The module includes two one-day field trips to the Isle of Wight and to Dorset. These trips include elements of traversing of difficult terrain. For students with mobility difficulties, alternative arrangements will be made to ensure an equivalent learning experience.

Learning and Teaching

Teaching and learning methods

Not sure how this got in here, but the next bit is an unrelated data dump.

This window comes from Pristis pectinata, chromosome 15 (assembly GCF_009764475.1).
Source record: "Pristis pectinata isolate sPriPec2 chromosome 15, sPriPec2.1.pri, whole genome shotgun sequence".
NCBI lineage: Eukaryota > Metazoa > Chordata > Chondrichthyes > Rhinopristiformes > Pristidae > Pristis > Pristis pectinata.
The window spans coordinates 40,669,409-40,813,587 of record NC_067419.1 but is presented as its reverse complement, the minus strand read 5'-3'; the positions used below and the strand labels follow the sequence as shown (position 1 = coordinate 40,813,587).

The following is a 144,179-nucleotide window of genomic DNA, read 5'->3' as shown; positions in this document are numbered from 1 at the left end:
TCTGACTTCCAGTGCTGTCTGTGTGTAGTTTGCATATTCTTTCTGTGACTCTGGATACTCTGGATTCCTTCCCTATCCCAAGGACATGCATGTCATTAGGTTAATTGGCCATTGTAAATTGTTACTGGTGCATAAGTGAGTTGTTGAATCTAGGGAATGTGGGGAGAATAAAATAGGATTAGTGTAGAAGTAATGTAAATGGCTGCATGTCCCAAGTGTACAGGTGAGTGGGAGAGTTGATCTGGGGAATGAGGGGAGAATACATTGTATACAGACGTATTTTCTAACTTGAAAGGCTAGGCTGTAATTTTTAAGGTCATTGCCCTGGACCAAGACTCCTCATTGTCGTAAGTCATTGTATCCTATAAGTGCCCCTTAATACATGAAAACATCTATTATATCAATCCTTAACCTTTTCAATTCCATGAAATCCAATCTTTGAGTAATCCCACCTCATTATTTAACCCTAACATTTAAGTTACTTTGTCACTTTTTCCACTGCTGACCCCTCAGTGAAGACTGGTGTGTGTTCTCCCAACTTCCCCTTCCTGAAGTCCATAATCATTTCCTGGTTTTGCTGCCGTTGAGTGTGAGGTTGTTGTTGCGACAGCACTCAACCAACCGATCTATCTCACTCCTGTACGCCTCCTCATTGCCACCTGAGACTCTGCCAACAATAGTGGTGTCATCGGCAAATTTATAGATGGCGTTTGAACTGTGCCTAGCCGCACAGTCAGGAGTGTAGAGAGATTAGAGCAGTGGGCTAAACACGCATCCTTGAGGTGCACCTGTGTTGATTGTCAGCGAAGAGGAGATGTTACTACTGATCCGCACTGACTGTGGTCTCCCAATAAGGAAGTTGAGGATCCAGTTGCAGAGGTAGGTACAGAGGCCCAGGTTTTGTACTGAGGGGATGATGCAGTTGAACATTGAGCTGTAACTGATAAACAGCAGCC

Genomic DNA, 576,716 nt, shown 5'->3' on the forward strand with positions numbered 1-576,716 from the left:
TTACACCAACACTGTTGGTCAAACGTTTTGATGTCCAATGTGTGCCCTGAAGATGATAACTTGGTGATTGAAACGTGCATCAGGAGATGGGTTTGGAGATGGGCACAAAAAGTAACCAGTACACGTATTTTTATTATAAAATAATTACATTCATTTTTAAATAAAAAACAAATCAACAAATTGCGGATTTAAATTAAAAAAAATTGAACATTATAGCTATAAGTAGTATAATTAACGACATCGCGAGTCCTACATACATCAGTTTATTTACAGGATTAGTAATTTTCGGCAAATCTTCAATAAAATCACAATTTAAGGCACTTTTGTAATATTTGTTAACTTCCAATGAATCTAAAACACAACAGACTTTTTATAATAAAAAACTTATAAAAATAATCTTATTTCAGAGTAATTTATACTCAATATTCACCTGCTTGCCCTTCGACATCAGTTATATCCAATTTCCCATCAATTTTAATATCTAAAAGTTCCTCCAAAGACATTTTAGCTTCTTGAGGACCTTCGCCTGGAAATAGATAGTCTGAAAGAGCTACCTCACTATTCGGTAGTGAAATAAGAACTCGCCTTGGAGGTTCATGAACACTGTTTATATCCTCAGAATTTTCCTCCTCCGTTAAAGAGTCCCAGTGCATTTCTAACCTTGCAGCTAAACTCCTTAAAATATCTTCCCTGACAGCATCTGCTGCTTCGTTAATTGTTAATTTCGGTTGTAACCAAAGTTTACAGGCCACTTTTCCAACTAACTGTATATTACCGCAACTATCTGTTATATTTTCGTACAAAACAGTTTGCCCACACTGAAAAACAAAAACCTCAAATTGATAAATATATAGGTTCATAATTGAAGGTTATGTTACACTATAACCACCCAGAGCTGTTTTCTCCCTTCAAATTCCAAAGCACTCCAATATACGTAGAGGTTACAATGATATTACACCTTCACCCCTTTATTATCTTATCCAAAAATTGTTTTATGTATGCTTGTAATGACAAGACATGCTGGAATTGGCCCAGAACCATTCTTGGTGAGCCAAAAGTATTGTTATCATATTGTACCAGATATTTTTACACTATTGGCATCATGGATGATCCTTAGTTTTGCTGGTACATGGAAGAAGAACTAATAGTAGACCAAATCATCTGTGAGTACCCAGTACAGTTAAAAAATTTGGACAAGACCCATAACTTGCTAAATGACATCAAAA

For Chemistry, teaching methods will involve lectures,tutorials and a laboratory class. Tutorial problems sheets will be issued in support of the course content, and formative feedback on the students’ work on these problem sheets will be given during tutorials. The laboratory class is assessed along with an activity that the students carry out on campus involving identifying and analysing cases of corrosion. For Geology, teaching methods will comprise lectures, supported by 2 one-day field visits and 2 laboratory classes. Students produce reports on the field visits and laboratory classes, which are assessed and on which feedback is given. For Computer Programming, teaching methods will comprise lectures and computing workshops. Lectures deliver and discuss the high level concepts around programming, as well as demonstrating techniques the students will be required to learn, through `live' programming projected on the screen by the lecturer. Each lecture will conclude with the setting of an informal assignment which is then undertaken by students in the computing workshop, where a workstation is available to each student. Students are encouraged to converse and work together to complete the programming tasks, and demonstrators are on hand to answer queries and help students accomplish the tasks. Summative assessment is by two pieces of coursework, which each require the student to write a computer program to solve a specified engineering problem, producing the code along with a brief description and justification of the method used to solve the problem.